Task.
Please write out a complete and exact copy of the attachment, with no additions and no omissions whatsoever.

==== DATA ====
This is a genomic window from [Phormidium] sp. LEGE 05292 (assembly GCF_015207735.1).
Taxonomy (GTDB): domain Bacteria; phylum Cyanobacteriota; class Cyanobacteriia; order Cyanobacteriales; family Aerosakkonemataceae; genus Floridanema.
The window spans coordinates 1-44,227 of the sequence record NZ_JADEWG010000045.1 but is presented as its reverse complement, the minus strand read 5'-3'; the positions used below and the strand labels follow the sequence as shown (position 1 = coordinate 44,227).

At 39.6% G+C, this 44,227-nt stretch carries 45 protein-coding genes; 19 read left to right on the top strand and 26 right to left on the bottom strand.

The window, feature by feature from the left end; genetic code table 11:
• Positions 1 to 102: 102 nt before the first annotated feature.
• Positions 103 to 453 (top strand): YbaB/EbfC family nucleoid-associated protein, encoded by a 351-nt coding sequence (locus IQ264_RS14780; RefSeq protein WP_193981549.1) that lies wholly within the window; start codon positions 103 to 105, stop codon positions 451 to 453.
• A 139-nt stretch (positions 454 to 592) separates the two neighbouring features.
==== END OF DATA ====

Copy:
This is a genomic window from [Phormidium] sp. LEGE 05292 (assembly GCF_015207735.1).
Taxonomy (GTDB): domain Bacteria; phylum Cyanobacteriota; class Cyanobacteriia; order Cyanobacteriales; family Aerosakkonemataceae; genus Floridanema.
The window spans coordinates 1-44,227 of the sequence record NZ_JADEWG010000045.1 but is presented as its reverse complement, the minus strand read 5'-3'; the positions used below and the strand labels follow the sequence as shown (position 1 = coordinate 44,227).

At 39.6% G+C, this 44,227-nt stretch carries 45 protein-coding genes; 19 read left to right on the top strand and 26 right to left on the bottom strand.

The window, feature by feature from the left end; genetic code table 11:
• Positions 1 to 102: 102 nt before the first annotated feature.
• Positions 103 to 453 (top strand): YbaB/EbfC family nucleoid-associated protein, encoded by a 351-nt coding sequence (locus IQ264_RS14780; RefSeq protein WP_193981549.1) that lies wholly within the window; start codon positions 103 to 105, stop codon positions 451 to 453.
• A 139-nt stretch (positions 454 to 592) separates the two neighbouring features.